Emeritus Professor in Humanities, Rhodes University, South Africa; Distinguished Visiting Scholar University of Connecticut Humanities Institute, United States; Visiting Professor, WISER, University of the Witwatersrand, South Africa.
Transcending our Colonial Place: Africa and the dialectics of emancipation
Fanon exhorted us (his posthumous comrades) to abandon Eurocentric thinking and to reconnect with dialectical thought in order as he puts it to “work out new concepts” and he insisted that “if we want humanity to advance a step farther […] then we must invent and we must make discoveries”. I propose to take Fanon at his word and to return to the dialectic as subjective thought rather than as motion of history; as a specific political subjectivity rather than as an objective development. Dialectical thought should be considered as the core feature of any politics of emancipation, a politics that is founded on what is common to humanity, an egalitarian alternative to the existing neocolonial racist capitalist organisation of society.
This book seeks to outline and assess the thinking of emancipatory politics in Africa as it changed in different historical periods. It also contrasts such politics to state political subjectivities which, by their very nature, reproduce given social placements or stated differently the allocation of people to hierarchical locations in society. Emancipatory politics always affirms a rejection of the place allocated to the oppressed and therefore contradicts and transcends the regular state subjectivities embodied in culture which ultimately attempt to justify such placement. Emancipatory politics is exceptional and therefore rare, and it is dialectical because it combines in a contradictory manner the culture of placement from which it emanates with the idea of universal freedom.
Dialectics is not the affirmation of historical necessity; it is a subjective political possibility opposed to (neo)colonial capitalism which has relegated the majority of our population to conditions of perennial impoverishment, oppression and gradual alienation from any Idea of being Human. This work illustrates the fact that dialectical thought has existed in Africa over millennia, with its earliest manifestation being in Ancient Egypt. The text also draws on the universalist content of African proverbs to show the possible dialectical content of African modes of thought, illustrating the emancipatory potential already in existence in some African cultures.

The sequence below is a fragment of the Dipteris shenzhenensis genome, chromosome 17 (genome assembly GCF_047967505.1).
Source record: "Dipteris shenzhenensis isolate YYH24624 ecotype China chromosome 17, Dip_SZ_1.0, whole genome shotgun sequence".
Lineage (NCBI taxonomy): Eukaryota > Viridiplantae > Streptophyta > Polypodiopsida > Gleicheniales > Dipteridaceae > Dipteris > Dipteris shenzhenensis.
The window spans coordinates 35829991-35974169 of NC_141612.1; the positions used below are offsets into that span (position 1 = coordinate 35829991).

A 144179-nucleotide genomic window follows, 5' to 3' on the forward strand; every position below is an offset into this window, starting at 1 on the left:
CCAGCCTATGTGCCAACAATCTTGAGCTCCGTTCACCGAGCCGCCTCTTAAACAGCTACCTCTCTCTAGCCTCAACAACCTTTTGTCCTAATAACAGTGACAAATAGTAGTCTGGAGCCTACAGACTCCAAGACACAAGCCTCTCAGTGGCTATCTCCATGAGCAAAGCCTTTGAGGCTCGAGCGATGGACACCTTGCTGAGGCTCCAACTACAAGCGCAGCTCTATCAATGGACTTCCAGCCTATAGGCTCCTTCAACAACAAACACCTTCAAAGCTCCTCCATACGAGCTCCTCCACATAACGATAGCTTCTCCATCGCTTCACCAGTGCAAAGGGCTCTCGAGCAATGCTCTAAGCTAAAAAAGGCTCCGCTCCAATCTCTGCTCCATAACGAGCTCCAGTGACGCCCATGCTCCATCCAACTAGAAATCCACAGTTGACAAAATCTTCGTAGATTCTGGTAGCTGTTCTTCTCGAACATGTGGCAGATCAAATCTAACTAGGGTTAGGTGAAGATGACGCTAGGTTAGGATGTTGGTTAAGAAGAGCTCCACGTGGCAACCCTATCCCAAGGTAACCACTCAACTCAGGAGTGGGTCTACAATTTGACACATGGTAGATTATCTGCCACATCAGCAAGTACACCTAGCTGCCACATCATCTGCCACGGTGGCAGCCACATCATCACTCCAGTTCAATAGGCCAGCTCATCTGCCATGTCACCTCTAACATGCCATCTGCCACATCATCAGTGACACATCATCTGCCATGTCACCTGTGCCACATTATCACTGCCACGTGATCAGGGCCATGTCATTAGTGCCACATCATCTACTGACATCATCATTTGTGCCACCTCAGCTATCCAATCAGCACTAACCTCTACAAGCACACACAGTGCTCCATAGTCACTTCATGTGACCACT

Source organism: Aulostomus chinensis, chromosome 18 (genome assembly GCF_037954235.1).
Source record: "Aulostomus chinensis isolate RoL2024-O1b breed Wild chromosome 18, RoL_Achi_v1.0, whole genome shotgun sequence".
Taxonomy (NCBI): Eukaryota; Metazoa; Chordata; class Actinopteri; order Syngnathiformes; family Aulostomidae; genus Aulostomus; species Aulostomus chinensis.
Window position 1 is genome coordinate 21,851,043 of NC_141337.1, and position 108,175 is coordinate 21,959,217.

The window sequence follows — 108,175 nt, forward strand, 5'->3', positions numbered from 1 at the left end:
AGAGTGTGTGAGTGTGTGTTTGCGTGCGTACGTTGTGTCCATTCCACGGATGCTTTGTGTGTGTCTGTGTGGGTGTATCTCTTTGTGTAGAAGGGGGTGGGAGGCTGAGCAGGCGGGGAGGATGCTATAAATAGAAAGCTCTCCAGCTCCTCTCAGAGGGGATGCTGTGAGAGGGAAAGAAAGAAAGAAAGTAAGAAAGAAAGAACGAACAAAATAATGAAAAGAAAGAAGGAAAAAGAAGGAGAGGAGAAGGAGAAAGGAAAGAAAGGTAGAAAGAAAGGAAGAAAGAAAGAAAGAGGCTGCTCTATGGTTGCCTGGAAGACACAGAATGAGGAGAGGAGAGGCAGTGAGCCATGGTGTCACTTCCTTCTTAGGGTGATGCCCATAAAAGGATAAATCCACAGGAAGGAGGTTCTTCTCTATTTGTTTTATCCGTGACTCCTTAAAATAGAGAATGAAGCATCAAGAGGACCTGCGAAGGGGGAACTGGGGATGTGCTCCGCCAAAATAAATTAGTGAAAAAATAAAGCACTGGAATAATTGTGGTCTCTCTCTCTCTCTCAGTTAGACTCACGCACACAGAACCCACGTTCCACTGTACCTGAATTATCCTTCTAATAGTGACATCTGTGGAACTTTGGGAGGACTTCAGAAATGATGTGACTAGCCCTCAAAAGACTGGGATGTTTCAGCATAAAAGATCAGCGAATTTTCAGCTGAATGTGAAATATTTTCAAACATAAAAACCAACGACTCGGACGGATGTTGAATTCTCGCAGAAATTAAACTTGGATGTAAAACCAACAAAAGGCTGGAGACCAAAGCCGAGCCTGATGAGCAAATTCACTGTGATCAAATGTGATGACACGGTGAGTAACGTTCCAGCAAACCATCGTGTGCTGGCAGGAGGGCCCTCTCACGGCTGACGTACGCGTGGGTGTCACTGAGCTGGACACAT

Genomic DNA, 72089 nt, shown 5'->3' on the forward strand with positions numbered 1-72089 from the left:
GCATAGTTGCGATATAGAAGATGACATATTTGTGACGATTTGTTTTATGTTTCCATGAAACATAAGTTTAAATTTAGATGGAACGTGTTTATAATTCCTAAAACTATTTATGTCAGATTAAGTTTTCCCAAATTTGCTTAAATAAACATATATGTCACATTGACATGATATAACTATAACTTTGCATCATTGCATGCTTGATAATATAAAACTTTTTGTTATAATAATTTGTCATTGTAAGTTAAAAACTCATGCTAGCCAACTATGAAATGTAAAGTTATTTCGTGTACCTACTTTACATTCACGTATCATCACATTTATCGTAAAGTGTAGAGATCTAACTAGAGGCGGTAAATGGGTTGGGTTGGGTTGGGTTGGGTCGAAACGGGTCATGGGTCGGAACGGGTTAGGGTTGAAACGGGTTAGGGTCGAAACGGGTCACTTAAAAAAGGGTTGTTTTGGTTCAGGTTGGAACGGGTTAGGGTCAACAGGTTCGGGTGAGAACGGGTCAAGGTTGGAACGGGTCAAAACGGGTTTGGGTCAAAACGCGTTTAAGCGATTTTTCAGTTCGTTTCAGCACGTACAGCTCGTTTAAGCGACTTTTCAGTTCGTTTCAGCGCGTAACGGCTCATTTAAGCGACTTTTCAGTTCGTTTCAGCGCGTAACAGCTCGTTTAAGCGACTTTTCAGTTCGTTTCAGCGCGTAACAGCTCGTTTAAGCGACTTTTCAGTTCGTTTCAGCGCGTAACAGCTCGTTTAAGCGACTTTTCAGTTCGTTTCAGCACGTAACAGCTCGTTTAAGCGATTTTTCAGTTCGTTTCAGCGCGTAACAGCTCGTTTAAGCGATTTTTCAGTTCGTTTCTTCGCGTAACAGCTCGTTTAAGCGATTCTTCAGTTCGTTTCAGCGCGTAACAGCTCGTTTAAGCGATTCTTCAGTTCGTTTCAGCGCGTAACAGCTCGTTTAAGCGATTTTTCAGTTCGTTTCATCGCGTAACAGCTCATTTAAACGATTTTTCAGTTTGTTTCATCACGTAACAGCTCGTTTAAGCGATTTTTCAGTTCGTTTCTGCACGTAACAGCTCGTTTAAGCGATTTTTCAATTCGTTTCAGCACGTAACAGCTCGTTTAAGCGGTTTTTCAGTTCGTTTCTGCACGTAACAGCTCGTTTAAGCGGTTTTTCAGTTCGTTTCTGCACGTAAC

The contemporary attempts at achieving freedom on the African continent – the liberation struggles of the twentieth century – failed fundamentally because they rapidly abandoned any idea of universal humanity and held that emancipation was to be achieved through the medium of the state. It was the desire of the oligarchy that inherited independence to be accepted and integrated into the global capitalist economy for the purposes of state-led ‘development’. The effect, after a short nationalist interlude, was not an inclusive form of ‘nation-building’ but rather the building of a neocolonial state by a Western-oriented oligarchy unable or unwilling to meet the basic needs of its own people. To succeed in this endeavour, the newly independent state retained many oppressive features of its colonial predecessor remoulding them to suit its needs. The book shows how in an overwhelmingly neocolonial context, it is of little consequence to the oppressed masses in Africa whether their political system is formally labelled as ‘democratic’ or not. In fact, given the endemic corruption among the oligarchies in power, military dictatorships can garner mass popular support for shorter or longer periods if they are seen to resist (however mildly) neocolonial domination. The recent examples (early 2020s) of proto-nationalist military coups in Francophone West Africa (Guinea, Mali, Burkina Faso and Niger) are cases in point.
This book develops theoretical arguments that redirect intellectual thought away from Euro-American liberal conceptions as well as from neo-nativist fashions and vulgar Marxisms, so as to reassert the importance of latent ‘African potentials’ that are frequently embodied in collective popular statements for rethinking, dialectically, a true politics of emancipation on the African continent.
1) the Ancient World: Ancient Egypt (The Tale of the Eloquent Peasant – 4000 BCE) and Plato (as read by Alain Badiou);
2) Pre-colonial Africa and resistance to slavery: the Donsolu Kalikan (in the Manden/Mali, 1222), the Antonian Movement (in Kongo, 1684-1706) and its continuation in the Lemba Movement, and the Haitian Revolution (undertaken by slaves from Africa),
3) The National Liberation Struggles of the 1960s as thought by Fanon and Cabral, and
4) The mass popular struggles in South Africa during the 1980s.
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